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United States Department of Agriculture

Agricultural Research Service


item Kukier, Urszula
item Peters, Carinne
item Chaney, Rufus
item Angle, J
item Roseberg, Richard

Submitted to: Journal of Environmental Quality
Publication Type: Peer Reviewed Journal
Publication Acceptance Date: 4/5/2004
Publication Date: 11/10/2004
Citation: Kukier, U., Peters, C.A., Chaney, R.L., Angle, J.S., Roseberg, R.J. 2004. The effect of ph on metal accumulation in two alyssum species. Journal of Environmental Quality. 32(6):2090-2102.

Interpretive Summary: Growing Ni hyperaccumulator plants has been shown to be a cost effective method to remove Ni from contaminated soils and to phytomine Ni from mineralized serpentine soils. A earlier paper reported that although acidifying soils increased the solubility of Ni in the soil solution, it reduced Ni uptake by hyperaccumulator plants, opposite the response found with many crop plants. Thus a new study was conducted to further characterize the effect of increasing soil pH on Ni accumulation and growth of two Alyssum species which can hyperaccumulate Ni very effectively. Soil extractions confirmed that raising pH reduced the solubility of Ni in each case. However, when Alyssum was grown on the pH-adjusted soils, shoot Ni concentration increased on two soils collected near a Ni refinery in Port Colborne, Ontario, Canada, reaching maximum levels at pH 7.5; but in the case of the serpentine soil, shoot Ni declined with increasing pH. We attribute this different response to the effect of pH on binding of Ni to organic matter Ni-binding sites and hydrous iron oxide Ni-binding sites in the soils. In the serpentine soil which contained 22% Fe, Ni adsorption greatly increased as pH rose above about 6.5, while with the organic matter rich muck soil from Canada, increased pH may increase the solubility of Ni bound to organic matter which would not necessarily reduce plant availability. Besides Ni, the other microelements (Zn, Cu, Co) were tested in soils and plants. The Alyssum had increased Ni with increasing pH on the Canadian soils, but increasing pH decreased both solubility and plant uptake of Zn, Cu and Co. Results are considered in terms of both phytoremediation (reduction in soil Ni burden), and phytomining (production of biomass high in Ni). The results provide more evidence of effective management practices for management of Ni hyperaccumulator plants on soils with varied chemical properties.

Technical Abstract: Nickel phytoextraction using hyperaccumulator plants offers a potential for profit while decontaminating soils, or while cropping mineralized soils which contain insufficient metal concentrations to support metal smelting using traditional technologies. Although soil pH is considered a key factor regulating metal uptake by crops, little is known about the soil pH effect on metal uptake by hyperaccumulator plants. Two Ni- and Co-hyperaccumulators, Alyssum murale and Alyssum corsicum, were grown in Quarry muck (Terric Haplohemist) and Welland (Typic Epiaquoll) soils contaminated by a Ni-refinery in Port Colborne, Ontario, Canada, and in the serpentine Brockman soil (Typic Xerochrepts) from, Oregon, USA. Soils were acidified and limed to cover pH from strongly acidic to mildly alkaline. Alyssum grown in both industrially contaminated soils exhibited increased Ni concentration in shoots as soil pH increased. An opposite trend, a decrease in shoot Ni concentration as soil pH increased, was observed in the serpentine soil. The highest fraction of total soil Ni was phytoextracted from Quarry muck (6.3%), followed by Welland (4.7%), and Brockman (0.84%). Maximum of Ni-phytoextraction was achieved at pH 7.3, 7.7, and 6.4 in the Quarry, Welland and Brockman soils, respectively. Cobalt concentrations in shoots increased with soil pH increase in the Quarry muck, but decreased in the Welland soil. Plants extracted 1.71, 0.83, and 0.05% of the total soil Co from Welland, Quarry and Brockman, respectively. The differences in uptake pattern of Ni and Co by Alyssum from different soils and pH were probably related to the differences in organic matter and iron contents of the soils.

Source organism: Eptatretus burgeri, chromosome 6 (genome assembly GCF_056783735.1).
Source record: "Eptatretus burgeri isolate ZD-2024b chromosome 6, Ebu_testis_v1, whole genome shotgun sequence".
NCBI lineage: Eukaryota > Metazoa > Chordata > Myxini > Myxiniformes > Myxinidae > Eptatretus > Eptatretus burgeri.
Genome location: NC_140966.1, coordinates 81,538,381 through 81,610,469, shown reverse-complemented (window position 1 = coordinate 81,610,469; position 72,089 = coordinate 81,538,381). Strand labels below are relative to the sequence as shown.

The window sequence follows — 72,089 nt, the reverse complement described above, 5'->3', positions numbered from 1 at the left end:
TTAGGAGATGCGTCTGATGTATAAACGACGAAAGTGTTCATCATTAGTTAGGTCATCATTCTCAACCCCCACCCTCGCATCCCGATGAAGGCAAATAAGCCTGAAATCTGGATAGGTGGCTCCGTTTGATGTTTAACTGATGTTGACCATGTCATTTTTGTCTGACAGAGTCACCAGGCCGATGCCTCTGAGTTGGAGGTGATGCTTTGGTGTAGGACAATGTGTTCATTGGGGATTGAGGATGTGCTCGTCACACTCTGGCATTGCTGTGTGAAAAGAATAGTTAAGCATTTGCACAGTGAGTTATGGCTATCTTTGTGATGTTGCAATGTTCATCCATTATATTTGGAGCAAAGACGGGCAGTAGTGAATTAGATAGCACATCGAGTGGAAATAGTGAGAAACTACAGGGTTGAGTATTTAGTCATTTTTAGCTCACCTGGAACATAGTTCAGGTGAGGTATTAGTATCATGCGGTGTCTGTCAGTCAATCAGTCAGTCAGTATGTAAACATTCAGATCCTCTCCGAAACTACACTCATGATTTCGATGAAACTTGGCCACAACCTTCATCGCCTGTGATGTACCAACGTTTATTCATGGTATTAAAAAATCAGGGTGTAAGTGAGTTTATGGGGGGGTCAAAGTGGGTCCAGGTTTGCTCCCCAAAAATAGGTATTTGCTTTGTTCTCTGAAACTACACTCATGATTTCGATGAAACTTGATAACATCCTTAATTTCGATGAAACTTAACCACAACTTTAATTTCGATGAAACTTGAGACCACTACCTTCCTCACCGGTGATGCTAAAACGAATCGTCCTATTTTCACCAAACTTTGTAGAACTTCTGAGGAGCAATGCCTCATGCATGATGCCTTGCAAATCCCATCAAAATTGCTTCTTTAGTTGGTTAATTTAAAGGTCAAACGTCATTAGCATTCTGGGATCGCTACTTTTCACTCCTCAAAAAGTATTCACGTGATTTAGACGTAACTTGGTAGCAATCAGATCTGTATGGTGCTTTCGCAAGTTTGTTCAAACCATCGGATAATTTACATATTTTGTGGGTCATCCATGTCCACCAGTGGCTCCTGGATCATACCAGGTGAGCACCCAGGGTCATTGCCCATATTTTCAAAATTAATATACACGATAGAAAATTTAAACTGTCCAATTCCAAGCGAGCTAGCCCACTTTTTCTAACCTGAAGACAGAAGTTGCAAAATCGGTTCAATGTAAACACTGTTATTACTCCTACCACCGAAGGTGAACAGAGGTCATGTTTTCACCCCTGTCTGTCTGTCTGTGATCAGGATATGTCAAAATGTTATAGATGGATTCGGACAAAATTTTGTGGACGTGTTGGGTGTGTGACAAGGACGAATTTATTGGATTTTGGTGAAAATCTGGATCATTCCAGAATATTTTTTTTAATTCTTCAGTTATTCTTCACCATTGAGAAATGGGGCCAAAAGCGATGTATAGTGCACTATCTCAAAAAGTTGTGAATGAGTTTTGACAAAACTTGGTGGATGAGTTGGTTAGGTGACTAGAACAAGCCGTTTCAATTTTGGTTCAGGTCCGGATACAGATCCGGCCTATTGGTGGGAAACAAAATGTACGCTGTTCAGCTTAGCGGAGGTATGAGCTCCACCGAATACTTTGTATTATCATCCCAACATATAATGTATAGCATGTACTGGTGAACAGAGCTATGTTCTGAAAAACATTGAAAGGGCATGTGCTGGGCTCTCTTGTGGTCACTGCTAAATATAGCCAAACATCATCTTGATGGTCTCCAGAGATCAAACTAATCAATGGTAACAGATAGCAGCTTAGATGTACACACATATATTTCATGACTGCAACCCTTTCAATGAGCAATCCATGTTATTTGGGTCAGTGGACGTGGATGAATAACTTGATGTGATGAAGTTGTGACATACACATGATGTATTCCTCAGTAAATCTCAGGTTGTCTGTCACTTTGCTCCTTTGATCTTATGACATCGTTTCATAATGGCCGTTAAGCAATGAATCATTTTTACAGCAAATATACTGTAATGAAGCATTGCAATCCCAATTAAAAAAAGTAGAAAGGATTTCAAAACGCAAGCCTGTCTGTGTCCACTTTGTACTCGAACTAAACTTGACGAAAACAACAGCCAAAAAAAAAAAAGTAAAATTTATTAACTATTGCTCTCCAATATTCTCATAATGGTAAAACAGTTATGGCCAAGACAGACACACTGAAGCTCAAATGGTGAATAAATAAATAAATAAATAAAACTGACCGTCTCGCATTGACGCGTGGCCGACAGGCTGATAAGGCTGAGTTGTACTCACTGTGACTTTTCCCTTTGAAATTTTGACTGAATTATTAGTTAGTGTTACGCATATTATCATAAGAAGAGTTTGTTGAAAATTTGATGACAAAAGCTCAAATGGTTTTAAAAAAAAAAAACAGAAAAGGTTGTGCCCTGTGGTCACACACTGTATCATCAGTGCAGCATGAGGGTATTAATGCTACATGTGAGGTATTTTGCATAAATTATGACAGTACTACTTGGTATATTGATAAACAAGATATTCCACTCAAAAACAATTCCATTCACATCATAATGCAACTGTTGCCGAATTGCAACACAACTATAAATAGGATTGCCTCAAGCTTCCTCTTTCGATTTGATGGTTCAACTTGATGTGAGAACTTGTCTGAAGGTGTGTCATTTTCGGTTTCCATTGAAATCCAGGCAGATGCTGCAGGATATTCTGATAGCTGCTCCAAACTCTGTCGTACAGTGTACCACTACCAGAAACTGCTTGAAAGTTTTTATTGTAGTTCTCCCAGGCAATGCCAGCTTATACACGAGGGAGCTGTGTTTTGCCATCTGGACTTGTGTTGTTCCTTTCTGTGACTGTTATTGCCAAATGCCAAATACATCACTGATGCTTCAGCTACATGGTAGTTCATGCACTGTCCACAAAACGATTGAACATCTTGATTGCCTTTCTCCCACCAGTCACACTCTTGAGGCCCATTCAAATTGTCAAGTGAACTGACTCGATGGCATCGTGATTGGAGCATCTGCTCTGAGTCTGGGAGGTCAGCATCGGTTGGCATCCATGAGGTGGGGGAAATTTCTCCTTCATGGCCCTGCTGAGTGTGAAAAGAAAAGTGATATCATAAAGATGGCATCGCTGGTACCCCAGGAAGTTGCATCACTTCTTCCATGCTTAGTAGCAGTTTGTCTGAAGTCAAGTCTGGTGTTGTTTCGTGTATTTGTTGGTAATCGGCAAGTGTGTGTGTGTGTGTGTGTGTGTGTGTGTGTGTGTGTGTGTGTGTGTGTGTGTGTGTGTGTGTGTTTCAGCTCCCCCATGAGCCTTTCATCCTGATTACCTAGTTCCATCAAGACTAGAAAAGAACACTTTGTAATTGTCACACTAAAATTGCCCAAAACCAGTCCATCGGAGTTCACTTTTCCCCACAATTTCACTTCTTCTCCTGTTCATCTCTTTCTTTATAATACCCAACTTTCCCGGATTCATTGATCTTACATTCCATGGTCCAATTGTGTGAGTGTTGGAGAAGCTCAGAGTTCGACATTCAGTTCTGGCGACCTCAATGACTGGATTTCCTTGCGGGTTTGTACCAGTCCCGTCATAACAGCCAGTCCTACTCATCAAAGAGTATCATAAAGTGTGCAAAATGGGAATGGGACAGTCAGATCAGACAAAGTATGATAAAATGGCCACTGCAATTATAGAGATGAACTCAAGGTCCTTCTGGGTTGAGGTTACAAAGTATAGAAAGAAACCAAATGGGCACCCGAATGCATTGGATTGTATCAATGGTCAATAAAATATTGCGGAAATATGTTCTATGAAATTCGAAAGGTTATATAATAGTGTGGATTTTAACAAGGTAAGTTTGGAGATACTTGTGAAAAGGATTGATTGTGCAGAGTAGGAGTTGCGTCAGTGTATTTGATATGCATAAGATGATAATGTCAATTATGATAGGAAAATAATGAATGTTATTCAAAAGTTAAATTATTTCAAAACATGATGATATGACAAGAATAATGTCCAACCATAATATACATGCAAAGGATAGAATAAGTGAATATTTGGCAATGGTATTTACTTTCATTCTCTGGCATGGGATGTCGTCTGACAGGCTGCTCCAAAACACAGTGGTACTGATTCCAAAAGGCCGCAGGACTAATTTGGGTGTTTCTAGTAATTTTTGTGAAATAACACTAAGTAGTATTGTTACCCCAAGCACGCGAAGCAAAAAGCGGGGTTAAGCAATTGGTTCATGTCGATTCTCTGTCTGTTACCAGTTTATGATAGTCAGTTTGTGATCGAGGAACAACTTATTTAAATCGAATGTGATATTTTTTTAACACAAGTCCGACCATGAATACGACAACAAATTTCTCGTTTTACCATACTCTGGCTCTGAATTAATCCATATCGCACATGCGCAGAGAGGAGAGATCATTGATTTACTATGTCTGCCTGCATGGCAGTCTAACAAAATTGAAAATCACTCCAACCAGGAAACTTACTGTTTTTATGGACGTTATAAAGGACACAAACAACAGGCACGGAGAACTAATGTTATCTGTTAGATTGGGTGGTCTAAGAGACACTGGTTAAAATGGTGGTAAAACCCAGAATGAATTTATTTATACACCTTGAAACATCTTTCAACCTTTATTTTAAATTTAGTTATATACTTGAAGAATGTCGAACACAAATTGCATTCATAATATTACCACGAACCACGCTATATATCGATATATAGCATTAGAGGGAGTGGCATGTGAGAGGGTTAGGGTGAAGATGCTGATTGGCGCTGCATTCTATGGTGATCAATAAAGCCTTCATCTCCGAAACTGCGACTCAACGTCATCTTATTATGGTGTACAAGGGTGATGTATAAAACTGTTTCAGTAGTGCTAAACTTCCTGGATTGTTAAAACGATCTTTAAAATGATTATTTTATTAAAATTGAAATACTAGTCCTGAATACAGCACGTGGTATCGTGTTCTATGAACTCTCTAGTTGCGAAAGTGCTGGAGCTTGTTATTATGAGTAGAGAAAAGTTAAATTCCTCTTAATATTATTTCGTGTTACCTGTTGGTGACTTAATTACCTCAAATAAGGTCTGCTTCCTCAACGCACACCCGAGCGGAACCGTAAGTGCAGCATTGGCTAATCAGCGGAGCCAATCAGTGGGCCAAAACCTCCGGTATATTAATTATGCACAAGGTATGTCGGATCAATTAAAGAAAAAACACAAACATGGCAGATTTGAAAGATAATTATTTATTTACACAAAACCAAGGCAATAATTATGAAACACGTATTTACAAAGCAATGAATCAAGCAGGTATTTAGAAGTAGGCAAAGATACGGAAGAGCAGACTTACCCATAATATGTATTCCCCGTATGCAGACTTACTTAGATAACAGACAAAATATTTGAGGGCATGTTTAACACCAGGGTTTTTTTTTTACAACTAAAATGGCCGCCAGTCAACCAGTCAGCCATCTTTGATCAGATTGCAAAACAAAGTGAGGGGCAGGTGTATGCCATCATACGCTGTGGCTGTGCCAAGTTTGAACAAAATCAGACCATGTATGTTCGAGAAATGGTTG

Last Modified: 06/21/2017
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